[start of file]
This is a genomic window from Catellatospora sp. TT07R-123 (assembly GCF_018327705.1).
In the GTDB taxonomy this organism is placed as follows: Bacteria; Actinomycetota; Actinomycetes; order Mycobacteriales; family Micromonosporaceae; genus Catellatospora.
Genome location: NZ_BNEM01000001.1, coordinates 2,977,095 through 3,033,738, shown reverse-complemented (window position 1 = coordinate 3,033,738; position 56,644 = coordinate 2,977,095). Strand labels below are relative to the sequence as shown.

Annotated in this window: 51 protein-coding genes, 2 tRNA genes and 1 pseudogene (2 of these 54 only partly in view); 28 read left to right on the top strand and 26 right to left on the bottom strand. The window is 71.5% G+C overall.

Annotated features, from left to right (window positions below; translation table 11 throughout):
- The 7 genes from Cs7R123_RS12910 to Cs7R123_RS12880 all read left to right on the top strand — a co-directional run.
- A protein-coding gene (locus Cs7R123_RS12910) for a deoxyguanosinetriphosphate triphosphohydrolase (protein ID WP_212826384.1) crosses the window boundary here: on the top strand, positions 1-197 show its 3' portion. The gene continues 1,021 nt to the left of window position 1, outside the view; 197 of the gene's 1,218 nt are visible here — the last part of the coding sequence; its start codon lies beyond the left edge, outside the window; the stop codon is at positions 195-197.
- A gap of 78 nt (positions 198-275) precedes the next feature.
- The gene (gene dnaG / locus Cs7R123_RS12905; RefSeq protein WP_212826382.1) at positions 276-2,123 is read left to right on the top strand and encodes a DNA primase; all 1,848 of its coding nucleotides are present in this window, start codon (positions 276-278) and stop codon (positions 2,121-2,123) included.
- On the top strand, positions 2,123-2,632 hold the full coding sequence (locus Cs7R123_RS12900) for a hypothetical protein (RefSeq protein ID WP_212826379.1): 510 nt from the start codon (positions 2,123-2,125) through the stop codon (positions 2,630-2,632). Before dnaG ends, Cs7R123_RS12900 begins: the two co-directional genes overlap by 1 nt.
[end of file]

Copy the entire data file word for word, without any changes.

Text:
This is a genomic window from Catellatospora sp. TT07R-123 (assembly GCF_018327705.1).
In the GTDB taxonomy this organism is placed as follows: Bacteria; Actinomycetota; Actinomycetes; order Mycobacteriales; family Micromonosporaceae; genus Catellatospora.
Genome location: NZ_BNEM01000001.1, coordinates 2,977,095 through 3,033,738, shown reverse-complemented (window position 1 = coordinate 3,033,738; position 56,644 = coordinate 2,977,095). Strand labels below are relative to the sequence as shown.

Annotated in this window: 51 protein-coding genes, 2 tRNA genes and 1 pseudogene (2 of these 54 only partly in view); 28 read left to right on the top strand and 26 right to left on the bottom strand. The window is 71.5% G+C overall.

Annotated features, from left to right (window positions below; translation table 11 throughout):
- The 7 genes from Cs7R123_RS12910 to Cs7R123_RS12880 all read left to right on the top strand — a co-directional run.
- A protein-coding gene (locus Cs7R123_RS12910) for a deoxyguanosinetriphosphate triphosphohydrolase (protein ID WP_212826384.1) crosses the window boundary here: on the top strand, positions 1-197 show its 3' portion. The gene continues 1,021 nt to the left of window position 1, outside the view; 197 of the gene's 1,218 nt are visible here — the last part of the coding sequence; its start codon lies beyond the left edge, outside the window; the stop codon is at positions 195-197.
- A gap of 78 nt (positions 198-275) precedes the next feature.
- The gene (gene dnaG / locus Cs7R123_RS12905; RefSeq protein WP_212826382.1) at positions 276-2,123 is read left to right on the top strand and encodes a DNA primase; all 1,848 of its coding nucleotides are present in this window, start codon (positions 276-278) and stop codon (positions 2,121-2,123) included.
- On the top strand, positions 2,123-2,632 hold the full coding sequence (locus Cs7R123_RS12900) for a hypothetical protein (RefSeq protein ID WP_212826379.1): 510 nt from the start codon (positions 2,123-2,125) through the stop codon (positions 2,630-2,632). Before dnaG ends, Cs7R123_RS12900 begins: the two co-directional genes overlap by 1 nt.